Pray, pray, pray. Not in the name of religion. But in salutation and gratitude to a Higher Energy, to make the world a better place.
This story in The Hindu yesterday – Nuns’ visit to temple causes flutter – caught my attention. I found the furore over the visit of the nuns to the Srirangam temple quite unnecessary. What was appalling was the clarification offered by the Tamil Nadu government – through the Hindu Religious and Charitable Endowments Department – that the nuns were “politely asked to leave the temple as they were in their religious attire” and that the “nuns did not take out their rosaries and pray”. Reading the story, I told myself – “Gosh, when is the world going to grow up and be inclusive?”
Let me hasten to clarify that I am not against any particular religion. In fact, I am against the concept of religion itself in the first place. Also, while I do acknowledge the presence of a Higher Energy and believe wholesomely in the power of prayer, I am totally opposed to the popular idea that God is to be worshipped in a “place of worship” and only through practising religion and through being ritualistic.
To be sure, I too have visited several places of worship seeking inner peace and clarity on the meaning and purpose of Life. Initially, I did find the energies equally uplifting wherever I went. Whether it was my native shrine in Palakkad, the Mangottu Bhagavathi kaavu, or the dargah of Khwaja Moinuddin Chisty at Ajmer or the Vatican or Tirupati or Gurudwara Bangla Sahib in New Delhi or Sai Baba’s samadhi at Shirdi. But these visits provided me only temporary spells of relief. Very soon the impact of a place or its energies would wear off and I would be left thirsty – seeking “something” that was at the same time undefinable and elusive. Besides, I realized that far too much effort was required to be invested in seeking and worshipping God – through practising rituals and religion. And the outcome of the effort was always inadequate – it left me incomplete and unfulfilled. So, as my quest for inner peace intensified, I found my interest in religion waning.
The problem I had was not with any religion in particular but with the idea of religion itself. I discovered that it is religion that gives certain people the power to manipulate, the license to divide and the freedom to hold followers (of the religion) as hostages. These so-called “high priests” of religion use fear to make people toe their line. I find the whole idea that you must fear God ridiculous. Why would you fear a creator who has created you as a human in the first place; all of us have been created, none of us asked to be born; so, isn’t the human form a gift, a miracle? Think about it. You may well have been created as an inanimate object or as an animal or bird or plant – why are you created human? When you understand this dimension of your creation, you will awaken – as I did – to the futility of religion. Creation, the Higher Energy that powers the Universe, just created humans. We humans, through employing our insecurities and desire to control each other, invented religion and the idea that God a) must be feared and b) is found only through ritual and in a certain place. Ever since religion was invented a large mass of humankind has remained divided – and enslaved – in the hands of a powerful few – all in the name of fearing God and practising religion! We thrust religion upon each successive generation – surely, no new-born chooses a religion, it is mostly “embraced” without choice; and the few that choose a different religion in adulthood are driven by their own quest, their own insecurities and their fears. So, the slavery to religion continues.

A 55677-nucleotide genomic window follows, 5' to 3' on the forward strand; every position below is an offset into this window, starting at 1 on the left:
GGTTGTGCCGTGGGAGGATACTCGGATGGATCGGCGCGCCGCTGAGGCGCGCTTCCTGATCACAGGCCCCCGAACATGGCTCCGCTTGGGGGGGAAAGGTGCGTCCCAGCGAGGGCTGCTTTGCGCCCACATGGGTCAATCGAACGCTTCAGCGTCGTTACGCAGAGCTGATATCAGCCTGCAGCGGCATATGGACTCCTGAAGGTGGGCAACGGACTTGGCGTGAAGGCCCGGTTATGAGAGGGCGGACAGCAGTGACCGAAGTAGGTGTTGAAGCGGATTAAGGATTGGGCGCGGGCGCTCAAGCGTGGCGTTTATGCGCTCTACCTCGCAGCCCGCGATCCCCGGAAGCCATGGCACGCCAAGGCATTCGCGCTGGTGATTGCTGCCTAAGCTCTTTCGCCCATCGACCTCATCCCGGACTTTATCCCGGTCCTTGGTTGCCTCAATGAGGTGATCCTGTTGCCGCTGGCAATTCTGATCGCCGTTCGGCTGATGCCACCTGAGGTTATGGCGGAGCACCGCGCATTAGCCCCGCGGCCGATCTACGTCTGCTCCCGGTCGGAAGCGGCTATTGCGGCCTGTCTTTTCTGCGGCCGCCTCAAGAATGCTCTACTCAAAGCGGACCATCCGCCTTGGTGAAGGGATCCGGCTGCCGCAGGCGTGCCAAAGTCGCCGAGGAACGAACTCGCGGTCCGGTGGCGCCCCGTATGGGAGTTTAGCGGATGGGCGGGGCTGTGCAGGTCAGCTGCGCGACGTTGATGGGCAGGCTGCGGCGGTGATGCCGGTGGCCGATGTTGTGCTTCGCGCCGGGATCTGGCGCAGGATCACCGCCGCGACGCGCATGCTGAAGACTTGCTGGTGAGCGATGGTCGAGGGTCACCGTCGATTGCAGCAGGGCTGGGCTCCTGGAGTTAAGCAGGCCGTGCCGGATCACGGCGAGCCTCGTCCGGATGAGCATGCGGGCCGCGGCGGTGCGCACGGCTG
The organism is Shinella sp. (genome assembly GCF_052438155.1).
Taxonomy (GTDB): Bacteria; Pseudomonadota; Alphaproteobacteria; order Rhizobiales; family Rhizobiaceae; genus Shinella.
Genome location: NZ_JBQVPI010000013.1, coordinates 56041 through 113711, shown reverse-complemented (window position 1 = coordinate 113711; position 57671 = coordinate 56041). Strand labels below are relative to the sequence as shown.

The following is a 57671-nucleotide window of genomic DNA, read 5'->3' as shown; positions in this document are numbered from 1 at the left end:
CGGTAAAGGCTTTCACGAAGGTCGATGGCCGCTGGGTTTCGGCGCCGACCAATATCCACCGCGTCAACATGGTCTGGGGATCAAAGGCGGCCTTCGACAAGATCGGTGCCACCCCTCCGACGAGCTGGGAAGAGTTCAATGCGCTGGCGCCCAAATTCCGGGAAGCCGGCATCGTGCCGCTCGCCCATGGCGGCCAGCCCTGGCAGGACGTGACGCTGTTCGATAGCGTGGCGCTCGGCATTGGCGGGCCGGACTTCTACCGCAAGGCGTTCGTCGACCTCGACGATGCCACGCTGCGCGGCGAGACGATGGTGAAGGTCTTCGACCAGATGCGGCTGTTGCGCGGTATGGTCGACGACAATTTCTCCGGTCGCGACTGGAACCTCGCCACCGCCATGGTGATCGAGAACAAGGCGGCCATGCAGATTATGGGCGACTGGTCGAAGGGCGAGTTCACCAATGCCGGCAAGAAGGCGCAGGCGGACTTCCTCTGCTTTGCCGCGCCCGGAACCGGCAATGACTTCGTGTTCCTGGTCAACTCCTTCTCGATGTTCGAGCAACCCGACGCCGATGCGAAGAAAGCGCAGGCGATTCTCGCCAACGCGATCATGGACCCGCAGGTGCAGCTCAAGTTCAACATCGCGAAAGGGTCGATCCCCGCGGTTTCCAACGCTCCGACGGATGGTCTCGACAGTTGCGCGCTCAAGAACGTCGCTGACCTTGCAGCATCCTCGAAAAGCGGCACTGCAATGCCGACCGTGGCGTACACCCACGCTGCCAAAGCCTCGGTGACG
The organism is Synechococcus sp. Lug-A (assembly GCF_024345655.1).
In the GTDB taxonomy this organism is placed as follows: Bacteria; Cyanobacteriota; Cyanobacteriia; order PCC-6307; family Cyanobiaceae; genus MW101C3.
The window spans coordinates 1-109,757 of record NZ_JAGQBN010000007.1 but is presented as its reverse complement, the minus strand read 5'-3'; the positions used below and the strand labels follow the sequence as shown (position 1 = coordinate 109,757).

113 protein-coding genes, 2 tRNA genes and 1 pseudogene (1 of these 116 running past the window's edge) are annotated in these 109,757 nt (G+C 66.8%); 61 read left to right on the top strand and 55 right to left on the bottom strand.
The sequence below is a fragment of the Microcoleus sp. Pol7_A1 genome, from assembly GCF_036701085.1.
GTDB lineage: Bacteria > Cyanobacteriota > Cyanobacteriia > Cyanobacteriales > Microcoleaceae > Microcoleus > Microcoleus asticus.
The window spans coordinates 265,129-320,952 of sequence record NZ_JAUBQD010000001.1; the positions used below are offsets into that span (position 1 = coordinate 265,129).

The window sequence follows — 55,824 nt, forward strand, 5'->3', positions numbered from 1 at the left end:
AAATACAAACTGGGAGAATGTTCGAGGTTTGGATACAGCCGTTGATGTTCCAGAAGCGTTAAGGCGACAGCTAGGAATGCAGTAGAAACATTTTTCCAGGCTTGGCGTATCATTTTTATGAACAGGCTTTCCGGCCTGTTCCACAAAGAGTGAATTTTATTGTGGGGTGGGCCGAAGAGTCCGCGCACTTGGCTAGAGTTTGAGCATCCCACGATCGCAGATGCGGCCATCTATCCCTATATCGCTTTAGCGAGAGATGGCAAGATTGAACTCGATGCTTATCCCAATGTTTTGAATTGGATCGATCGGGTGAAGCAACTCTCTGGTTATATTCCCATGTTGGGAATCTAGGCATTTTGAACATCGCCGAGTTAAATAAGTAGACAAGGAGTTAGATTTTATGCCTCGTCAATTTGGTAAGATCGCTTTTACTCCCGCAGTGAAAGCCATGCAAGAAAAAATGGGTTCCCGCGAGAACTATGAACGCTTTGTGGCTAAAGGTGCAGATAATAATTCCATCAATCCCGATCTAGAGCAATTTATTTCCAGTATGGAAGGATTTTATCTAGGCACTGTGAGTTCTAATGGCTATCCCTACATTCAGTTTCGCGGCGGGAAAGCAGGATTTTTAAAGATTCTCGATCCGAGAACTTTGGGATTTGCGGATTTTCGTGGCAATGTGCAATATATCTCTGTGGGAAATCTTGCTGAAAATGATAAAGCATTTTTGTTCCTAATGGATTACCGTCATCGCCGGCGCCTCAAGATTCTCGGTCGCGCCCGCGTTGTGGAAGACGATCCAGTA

Just look at what religion has done to our world. It has divided humanity. It has made us intolerant of each other, it has led us to kill, plunder and spread hatred and disharmony. And that’s why I believe totally in spirituality. Now, religion and spirituality are not one and the same. Religion is mass-driven, fear-inducing, ritualistic and plain regressive. Spirituality, on the other hand, is deeply personal – to each one their own – and celebrates the idea of being human, of all of us being one. Spirituality is the flowering of inner awareness – it is understanding that if you have been created, you will be looked after, provided for and cared for; that this journey in the human form is temporary; that while you are here, you must be happy, be inclusive, be loving and be giving to all around you. In spirituality, as I understand it, there is no God to “go to” or “fear” – you just surrender to a Higher Energy, you acknowledge the impermanence of every thing, including this human form, and trust the process of Life by being eternally grateful for your being human and for this human experience. Prayer, in a spiritual context, to me, is this act of total surrender in eternal gratitude.